Today, as Orygen acknowledges World Mental Health Day, we encourage everyone to pause and consider this year's theme from the World Federation of Mental Health: mental health in an unequal world.
Reflecting on this, Craig Hodges, director of Orygen Global, and Emily Unity, a youth peer worker at Orygen, have shared their thoughts on equity in youth mental health. Read Emily's reflection Check your mental health privilege.
Mental health care for all: let’s make it a reality
Optimal mental health of young people is vital for sustainable development in all countries. Yet youth mental ill-health remains a major concern worldwide.
Mental ill-health has profound adverse effects on young people’s development and their capacity to participate and contribute economically and socially. Mental ill-health is one of the major health problems for young people globally and 75 per cent of mental disorders have their onset before the age of 25.
Despite the need, supports for good mental health and service responses to mental ill-health are limited and poorly co-ordinated in most countries, even in high-income settings. Improving the mental health and wellbeing of young people requires a systematic approach, centred on cross-sectoral support for mental health and early intervention when problems develop. It is important both to prevent and address the symptomatic, developmental and functional impacts of mental ill-health in the stage of life between adolescence and early adulthood.
Mental illness is predicted to cause the greatest economic burden of all health conditions by 2030. The Lancet Commission for Global Mental Health estimates that between 2011 and 2030, mental ill-health will cost US $16 trillion in lost economic output worldwide. With adequate government spending on mental health treatment there’d be significant benefits for individuals and society. According to the Speak Your Mind Return on the Individual report:
- There would be 60 million fewer cases of anxiety, depression and epilepsy between now and 2030 if we increase spending on mental health to recommended levels.
- People would gain 25 million healthy life years between now and 2030.
- 200,000 deaths from the conditions of depression, psychosis and epilepsy could be avoided.
The global pandemic has exacerbated the already huge gulf between high resource countries and their capacity to invest in appropriate mental health supports for young people, compared to young people from low and middle resource countries. If we consider that 90 per cent of the world’s young people aged 10-25 live in low and middle resource settings, now more than any other time in our history we must act to bridge this inequality.
But the tide is turning and there’s mounting pressure on government leaders in making quality mental health care accessible for all.
For more than 30 years, Orygen has used its voice to advocate for greater investment in mental health in Australia. Today, Orygen Global use this same voice to partner with community-based organisations and young people and advocate for improved investments in mental health globally.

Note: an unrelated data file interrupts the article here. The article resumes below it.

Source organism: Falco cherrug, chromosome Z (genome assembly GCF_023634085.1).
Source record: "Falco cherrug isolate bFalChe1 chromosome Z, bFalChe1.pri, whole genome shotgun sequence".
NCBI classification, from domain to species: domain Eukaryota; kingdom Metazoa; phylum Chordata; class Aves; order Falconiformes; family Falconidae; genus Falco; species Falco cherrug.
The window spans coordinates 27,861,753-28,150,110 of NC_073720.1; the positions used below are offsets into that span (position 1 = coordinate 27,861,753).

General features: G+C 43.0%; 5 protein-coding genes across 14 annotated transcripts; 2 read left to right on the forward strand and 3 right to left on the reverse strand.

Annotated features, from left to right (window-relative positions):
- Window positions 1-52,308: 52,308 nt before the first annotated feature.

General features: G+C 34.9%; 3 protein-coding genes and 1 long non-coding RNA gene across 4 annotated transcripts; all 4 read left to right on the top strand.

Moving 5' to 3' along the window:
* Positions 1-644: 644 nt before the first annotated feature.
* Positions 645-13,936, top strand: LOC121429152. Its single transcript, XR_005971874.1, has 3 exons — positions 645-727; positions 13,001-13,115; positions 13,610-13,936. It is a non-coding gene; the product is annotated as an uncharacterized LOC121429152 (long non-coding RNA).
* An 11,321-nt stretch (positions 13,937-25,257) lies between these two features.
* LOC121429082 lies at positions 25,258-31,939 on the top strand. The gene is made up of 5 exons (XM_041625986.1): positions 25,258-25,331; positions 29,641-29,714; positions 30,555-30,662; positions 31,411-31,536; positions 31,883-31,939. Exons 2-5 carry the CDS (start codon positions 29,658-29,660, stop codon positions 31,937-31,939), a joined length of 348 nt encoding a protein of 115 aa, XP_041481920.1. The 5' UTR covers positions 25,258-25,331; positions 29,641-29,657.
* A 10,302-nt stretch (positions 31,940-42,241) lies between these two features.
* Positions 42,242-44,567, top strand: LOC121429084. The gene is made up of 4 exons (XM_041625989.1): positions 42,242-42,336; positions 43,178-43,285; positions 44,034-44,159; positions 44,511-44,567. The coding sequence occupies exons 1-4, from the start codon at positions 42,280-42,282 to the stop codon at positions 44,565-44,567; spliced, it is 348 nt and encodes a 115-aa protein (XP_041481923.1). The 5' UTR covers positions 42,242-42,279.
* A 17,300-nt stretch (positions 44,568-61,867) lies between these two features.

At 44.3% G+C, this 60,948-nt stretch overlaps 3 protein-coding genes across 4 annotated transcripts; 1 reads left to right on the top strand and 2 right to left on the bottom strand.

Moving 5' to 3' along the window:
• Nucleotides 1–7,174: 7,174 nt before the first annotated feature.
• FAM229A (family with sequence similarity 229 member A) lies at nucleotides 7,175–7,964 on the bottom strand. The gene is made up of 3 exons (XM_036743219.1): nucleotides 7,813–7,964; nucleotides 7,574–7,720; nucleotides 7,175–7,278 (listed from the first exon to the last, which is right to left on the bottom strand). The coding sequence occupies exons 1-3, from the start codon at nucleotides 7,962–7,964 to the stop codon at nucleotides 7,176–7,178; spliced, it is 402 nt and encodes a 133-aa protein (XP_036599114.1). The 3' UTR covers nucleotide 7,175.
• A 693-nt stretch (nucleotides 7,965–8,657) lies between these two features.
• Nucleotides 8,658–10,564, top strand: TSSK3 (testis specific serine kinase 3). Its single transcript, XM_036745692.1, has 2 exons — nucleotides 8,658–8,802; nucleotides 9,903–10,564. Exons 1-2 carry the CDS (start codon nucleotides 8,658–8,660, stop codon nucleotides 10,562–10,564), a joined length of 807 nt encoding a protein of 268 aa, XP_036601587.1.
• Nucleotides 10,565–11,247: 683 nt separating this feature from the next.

Orygen Global support these goals by focusing on:
- setting up mental health service models of care in countries around the world;
- early intervention and preventive mechanisms based on evidence and research;
- using our financial privilege, expertise and partnerships to support the development of programs and supports in low and middle resource settings where youth mental health care is paltry at best and still taboo at worst; and
- using our voice to advocate for improved investments in mental health globally.
Orygen Global partner with communities in their own cultural contexts to devise customised approaches to the global youth mental health framework. Our work draws upon research in mental health science and contributes to the global body of knowledge that explains what works for whom and in what contexts.
Increased access to care comes from breaking stigma, educating communities in mental health literacy, providing accessible services, and integrating them with health and local community services.
In global youth mental health, strength and change will come from unified and coordinated efforts. Critically, global efforts to improve the mental health and wellbeing of young people must be in collaboration with young people, regardless of their identity, cultural background or circumstances, who are experts in ‘what works’ for them and their peers.
Reflections from Orygen global fellows
At Orygen, we believe that global efforts to improve the mental health and wellbeing of young people must be in collaboration with young people, regardless of their identity, cultural background or circumstances. They’re the experts in what works for them and their peers.
Listen to the perspectives from some of our Orygen Global fellows from around the world, as they share with us their experiences and observations on the positive change in mental health awareness in their respective communities.
Check your mental health privilege
 Kessler RC, Angermeyer M, Anthony JC, et al. Lifetime Prevalence and Age-of-Onset Distributions of Mental Disorders in the World Health Organization's World Mental Health Survey Initiative. World Psychiatry, 2007; 6(3): 168–176.